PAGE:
Experiment Comparisons between Experimental Subjects

Comparisons of the reflectance signatures of the skin and tooth were made between Subjects #2 and #3. Additionally, a comparison of the reflectance signature of the tongue was made between Subjects #1 and #3. The reflectance signatures of the tissues of the human remains demonstrated high correlation between subjects, whereas the reflectance signatures comparing human remains to those of the feline demonstrated less correlation.

Based on the results of the experiments, we came to several conclusions. The experiments of this study were designed to determine if we could distinguish between tissue or organ types by using light reflectance signatures. Our preliminary study suggested that there are variations seen in reflectance signatures among organ types and that those signatures are similar when collected from the same organ of different subjects that represent various mummification methods.

Experiments also seemed to demonstrate that there is endoscopic light guide contamination when using the endoscope to guide the placement of the reflectance probe. When using these combined technologies, it is recommended that once placement is accomplished under endoscopic guidance, the endoscope light be turned off while reflectance measurements are made.

Early data from this preliminary study suggest that there is good reproducibility when reapplying the reflectance probe to the same organ or tissue. However, a larger sample size is needed to make this determination with a greater degree of confidence.

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Figure 4.41 Reflectance report showing nanometer peak and reflectance contour with radiographs documenting reflectance probe position incorporated.

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Figure 4.41 Reflectance report showing nanometer peak and reflectance contour with radiographs documenting reflectance probe position incorporated.

We also determined that the instrumentation is easy to apply in varied settings and is very portable. Reflectance technology may become a powerful tool along with videoen-doscopy (Beckett and Conlogue 2006) and radiography in the on-site nondestructive data collection arsenal.

Reporting is an important construct. Initially, this study was going to report the nanometer reading at peak reflectance for each organ or tissue analyzed. However, when the data were examined, it became apparent that the configuration of the reflectance curve was significant. We therefore recommend reporting percent reflectance peaks at specific nanometers, the contour of the reflectance data, and incorporate endoscopy and radiography images (Beckett and Conlogue 1998) to document probe position (Figure 4.41).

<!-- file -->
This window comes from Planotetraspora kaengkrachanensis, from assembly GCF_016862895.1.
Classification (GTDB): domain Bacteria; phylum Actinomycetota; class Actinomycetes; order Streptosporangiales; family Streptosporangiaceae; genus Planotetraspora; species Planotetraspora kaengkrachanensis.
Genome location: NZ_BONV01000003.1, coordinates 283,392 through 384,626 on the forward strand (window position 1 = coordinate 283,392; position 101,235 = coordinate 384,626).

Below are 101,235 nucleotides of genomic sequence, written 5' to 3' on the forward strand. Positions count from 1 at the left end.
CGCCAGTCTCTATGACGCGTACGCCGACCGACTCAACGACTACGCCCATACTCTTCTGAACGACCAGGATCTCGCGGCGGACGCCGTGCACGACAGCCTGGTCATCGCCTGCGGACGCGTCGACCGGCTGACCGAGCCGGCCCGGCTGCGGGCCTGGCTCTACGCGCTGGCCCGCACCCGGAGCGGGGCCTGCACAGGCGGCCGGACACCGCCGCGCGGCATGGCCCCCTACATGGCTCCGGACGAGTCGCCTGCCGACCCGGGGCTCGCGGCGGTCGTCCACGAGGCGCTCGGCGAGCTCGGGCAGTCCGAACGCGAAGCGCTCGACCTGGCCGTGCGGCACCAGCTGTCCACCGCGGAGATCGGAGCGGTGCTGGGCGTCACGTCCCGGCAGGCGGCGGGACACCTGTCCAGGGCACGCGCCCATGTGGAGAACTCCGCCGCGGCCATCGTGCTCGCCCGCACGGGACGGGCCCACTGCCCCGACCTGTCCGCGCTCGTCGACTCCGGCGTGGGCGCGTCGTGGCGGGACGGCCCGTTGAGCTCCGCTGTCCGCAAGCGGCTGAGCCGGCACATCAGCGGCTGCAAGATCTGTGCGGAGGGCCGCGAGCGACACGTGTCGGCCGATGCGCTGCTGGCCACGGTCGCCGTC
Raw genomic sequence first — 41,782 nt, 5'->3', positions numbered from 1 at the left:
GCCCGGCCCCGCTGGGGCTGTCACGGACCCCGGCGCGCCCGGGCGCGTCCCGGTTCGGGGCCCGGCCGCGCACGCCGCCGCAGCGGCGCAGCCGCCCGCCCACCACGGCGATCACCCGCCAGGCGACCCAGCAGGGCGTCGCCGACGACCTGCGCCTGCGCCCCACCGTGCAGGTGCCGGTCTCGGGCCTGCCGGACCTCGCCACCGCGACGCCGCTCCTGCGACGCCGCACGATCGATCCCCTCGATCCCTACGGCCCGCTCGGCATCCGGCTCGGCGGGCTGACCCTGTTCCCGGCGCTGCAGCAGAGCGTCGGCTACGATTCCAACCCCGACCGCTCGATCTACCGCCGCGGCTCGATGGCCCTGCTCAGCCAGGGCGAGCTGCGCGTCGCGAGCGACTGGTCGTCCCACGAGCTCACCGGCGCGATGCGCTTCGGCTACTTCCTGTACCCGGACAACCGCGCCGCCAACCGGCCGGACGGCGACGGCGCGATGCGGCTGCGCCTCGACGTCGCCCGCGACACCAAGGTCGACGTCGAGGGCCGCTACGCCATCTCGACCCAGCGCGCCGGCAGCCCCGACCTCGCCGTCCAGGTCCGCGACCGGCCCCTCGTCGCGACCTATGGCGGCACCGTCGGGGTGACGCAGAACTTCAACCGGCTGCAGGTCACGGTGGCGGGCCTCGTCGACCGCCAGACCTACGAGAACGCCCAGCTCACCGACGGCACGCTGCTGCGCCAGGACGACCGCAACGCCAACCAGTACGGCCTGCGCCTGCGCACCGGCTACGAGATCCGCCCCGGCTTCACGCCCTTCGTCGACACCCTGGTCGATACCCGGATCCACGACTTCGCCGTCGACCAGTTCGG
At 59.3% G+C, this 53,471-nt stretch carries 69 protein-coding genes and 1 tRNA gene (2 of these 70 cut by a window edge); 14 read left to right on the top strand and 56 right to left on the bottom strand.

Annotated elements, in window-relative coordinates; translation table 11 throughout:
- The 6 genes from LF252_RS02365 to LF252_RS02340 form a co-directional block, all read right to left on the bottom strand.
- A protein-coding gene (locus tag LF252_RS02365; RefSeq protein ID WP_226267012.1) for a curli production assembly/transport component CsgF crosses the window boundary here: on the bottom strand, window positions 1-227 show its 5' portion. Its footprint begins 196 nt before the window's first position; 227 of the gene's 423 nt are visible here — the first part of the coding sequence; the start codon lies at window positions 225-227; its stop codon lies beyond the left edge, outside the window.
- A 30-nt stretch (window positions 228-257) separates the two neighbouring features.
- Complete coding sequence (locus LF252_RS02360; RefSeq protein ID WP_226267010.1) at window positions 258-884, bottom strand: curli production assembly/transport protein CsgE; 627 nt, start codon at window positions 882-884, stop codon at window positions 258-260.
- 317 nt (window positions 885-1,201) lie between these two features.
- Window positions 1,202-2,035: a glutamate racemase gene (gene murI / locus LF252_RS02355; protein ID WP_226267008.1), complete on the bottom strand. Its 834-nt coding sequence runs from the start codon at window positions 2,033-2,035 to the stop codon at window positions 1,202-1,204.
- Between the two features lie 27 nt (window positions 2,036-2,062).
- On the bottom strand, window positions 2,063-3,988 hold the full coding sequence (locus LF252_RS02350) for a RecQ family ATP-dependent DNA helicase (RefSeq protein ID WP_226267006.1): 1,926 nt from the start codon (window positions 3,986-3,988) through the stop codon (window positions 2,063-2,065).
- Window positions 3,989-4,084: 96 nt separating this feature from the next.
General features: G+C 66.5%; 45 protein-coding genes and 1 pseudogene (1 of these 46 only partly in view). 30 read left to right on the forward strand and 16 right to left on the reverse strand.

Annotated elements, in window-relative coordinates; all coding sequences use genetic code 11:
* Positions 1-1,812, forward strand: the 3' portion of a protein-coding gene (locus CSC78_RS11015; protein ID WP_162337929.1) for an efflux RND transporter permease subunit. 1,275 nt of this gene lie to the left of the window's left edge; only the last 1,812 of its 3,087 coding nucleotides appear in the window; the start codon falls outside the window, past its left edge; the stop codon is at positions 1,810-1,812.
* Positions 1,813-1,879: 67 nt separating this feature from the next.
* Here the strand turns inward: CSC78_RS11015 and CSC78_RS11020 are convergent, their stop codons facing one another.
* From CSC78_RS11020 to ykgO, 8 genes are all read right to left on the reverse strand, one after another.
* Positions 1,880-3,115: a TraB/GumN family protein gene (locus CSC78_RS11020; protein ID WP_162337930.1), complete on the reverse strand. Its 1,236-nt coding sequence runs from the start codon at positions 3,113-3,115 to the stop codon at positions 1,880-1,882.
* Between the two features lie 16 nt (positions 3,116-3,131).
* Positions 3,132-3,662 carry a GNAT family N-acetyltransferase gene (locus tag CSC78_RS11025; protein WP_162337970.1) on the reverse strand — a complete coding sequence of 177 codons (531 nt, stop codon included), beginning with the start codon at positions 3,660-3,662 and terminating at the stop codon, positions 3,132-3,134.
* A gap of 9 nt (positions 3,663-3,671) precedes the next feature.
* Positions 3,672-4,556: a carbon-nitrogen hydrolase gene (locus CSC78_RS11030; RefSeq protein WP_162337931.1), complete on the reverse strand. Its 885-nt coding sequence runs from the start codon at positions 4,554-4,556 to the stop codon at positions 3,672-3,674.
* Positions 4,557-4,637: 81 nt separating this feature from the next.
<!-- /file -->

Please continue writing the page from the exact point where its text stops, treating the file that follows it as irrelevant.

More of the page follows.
This research is still in its infancy. We see the need for future studies to further examine the reproducibility of data through controlled bench top studies using both randomly selected mummified remains as well as remains derived from controlled organ or tissue mummification methods. We need to collect more data in order to conduct statistical analysis and power (Beckett and Conlogue 2006) analysis by increasing the N within various mummification categories. A larger and more varied sample selection would allow examination of the analysis of variance among and between mummification types and tissue types. We need to expand the study to examine varied tissues in varied environments. A specific research question may be to determine the reflectance signature, if any, of desiccated blood. Additionally, examination of the near-infrared and infrared ranges (nm) for variance in tissue or organ reflectance signatures needs to be conducted.

As more research is conducted on light reflectance analysis, the VE will continue to complement these studies by playing a role in probe placement and guidance.

Figure 4.42 (See color insert following page 12.) Theoretical application of endoscope light used to assess relative flat bone densities.

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